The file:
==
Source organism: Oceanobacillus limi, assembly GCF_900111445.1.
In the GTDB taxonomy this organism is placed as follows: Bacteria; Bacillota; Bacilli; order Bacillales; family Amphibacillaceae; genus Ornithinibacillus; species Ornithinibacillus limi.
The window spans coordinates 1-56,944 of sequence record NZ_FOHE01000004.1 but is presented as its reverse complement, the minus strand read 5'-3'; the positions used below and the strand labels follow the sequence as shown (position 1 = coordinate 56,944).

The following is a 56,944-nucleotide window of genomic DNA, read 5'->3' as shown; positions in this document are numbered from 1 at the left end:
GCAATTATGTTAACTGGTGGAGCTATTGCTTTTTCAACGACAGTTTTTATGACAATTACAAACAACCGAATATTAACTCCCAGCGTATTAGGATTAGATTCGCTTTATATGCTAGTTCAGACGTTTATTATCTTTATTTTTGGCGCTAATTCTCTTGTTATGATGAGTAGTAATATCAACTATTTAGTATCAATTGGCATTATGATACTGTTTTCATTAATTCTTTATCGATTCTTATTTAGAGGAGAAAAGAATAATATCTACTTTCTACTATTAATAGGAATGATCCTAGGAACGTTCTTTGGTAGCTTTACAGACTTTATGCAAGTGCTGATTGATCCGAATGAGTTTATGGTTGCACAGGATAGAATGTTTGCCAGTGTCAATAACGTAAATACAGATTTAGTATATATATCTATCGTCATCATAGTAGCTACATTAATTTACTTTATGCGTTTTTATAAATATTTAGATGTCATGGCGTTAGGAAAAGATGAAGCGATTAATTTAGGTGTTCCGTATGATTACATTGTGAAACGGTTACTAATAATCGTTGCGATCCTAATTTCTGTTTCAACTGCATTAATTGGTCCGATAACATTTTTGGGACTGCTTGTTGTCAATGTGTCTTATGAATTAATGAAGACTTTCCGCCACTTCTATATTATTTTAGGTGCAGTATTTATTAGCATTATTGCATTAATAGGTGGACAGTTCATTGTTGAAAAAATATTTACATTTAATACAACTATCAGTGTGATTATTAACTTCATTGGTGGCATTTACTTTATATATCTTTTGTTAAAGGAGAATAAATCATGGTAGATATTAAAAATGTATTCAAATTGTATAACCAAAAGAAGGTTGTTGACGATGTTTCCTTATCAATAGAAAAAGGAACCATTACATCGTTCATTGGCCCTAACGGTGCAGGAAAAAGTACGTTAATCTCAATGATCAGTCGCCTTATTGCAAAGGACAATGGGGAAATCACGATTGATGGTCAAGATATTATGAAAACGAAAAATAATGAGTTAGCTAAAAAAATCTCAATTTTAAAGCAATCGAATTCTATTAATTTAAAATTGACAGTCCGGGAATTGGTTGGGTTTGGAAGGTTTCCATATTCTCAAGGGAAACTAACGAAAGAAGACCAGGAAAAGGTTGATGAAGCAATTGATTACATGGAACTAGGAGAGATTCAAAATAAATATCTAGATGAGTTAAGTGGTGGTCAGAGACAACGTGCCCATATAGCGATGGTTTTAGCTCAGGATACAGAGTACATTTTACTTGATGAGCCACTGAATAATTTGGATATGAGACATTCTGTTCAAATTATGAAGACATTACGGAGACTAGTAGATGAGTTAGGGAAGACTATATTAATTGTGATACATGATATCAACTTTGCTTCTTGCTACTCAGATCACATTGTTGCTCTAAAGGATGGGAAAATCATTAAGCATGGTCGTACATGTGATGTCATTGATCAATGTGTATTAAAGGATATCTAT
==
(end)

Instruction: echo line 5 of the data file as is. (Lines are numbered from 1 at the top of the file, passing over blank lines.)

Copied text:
GCAATTATGTTAACTGGTGGAGCTATTGCTTTTTCAACGACAGTTTTTATGACAATTACAAACAACCGAATATTAACTCCCAGCGTATTAGGATTAGATTCGCTTTATATGCTAGTTCAGACGTTTATTATCTTTATTTTTGGCGCTAATTCTCTTGTTATGATGAGTAGTAATATCAACTATTTAGTATCAATTGGCATTATGATACTGTTTTCATTAATTCTTTATCGATTCTTATTTAGAGGAGAAAAGAATAATATCTACTTTCTACTATTAATAGGAATGATCCTAGGAACGTTCTTTGGTAGCTTTACAGACTTTATGCAAGTGCTGATTGATCCGAATGAGTTTATGGTTGCACAGGATAGAATGTTTGCCAGTGTCAATAACGTAAATACAGATTTAGTATATATATCTATCGTCATCATAGTAGCTACATTAATTTACTTTATGCGTTTTTATAAATATTTAGATGTCATGGCGTTAGGAAAAGATGAAGCGATTAATTTAGGTGTTCCGTATGATTACATTGTGAAACGGTTACTAATAATCGTTGCGATCCTAATTTCTGTTTCAACTGCATTAATTGGTCCGATAACATTTTTGGGACTGCTTGTTGTCAATGTGTCTTATGAATTAATGAAGACTTTCCGCCACTTCTATATTATTTTAGGTGCAGTATTTATTAGCATTATTGCATTAATAGGTGGACAGTTCATTGTTGAAAAAATATTTACATTTAATACAACTATCAGTGTGATTATTAACTTCATTGGTGGCATTTACTTTATATATCTTTTGTTAAAGGAGAATAAATCATGGTAGATATTAAAAATGTATTCAAATTGTATAACCAAAAGAAGGTTGTTGACGATGTTTCCTTATCAATAGAAAAAGGAACCATTACATCGTTCATTGGCCCTAACGGTGCAGGAAAAAGTACGTTAATCTCAATGATCAGTCGCCTTATTGCAAAGGACAATGGGGAAATCACGATTGATGGTCAAGATATTATGAAAACGAAAAATAATGAGTTAGCTAAAAAAATCTCAATTTTAAAGCAATCGAATTCTATTAATTTAAAATTGACAGTCCGGGAATTGGTTGGGTTTGGAAGGTTTCCATATTCTCAAGGGAAACTAACGAAAGAAGACCAGGAAAAGGTTGATGAAGCAATTGATTACATGGAACTAGGAGAGATTCAAAATAAATATCTAGATGAGTTAAGTGGTGGTCAGAGACAACGTGCCCATATAGCGATGGTTTTAGCTCAGGATACAGAGTACATTTTACTTGATGAGCCACTGAATAATTTGGATATGAGACATTCTGTTCAAATTATGAAGACATTACGGAGACTAGTAGATGAGTTAGGGAAGACTATATTAATTGTGATACATGATATCAACTTTGCTTCTTGCTACTCAGATCACATTGTTGCTCTAAAGGATGGGAAAATCATTAAGCATGGTCGTACATGTGATGTCATTGATCAATGTGTATTAAAGGATATCTAT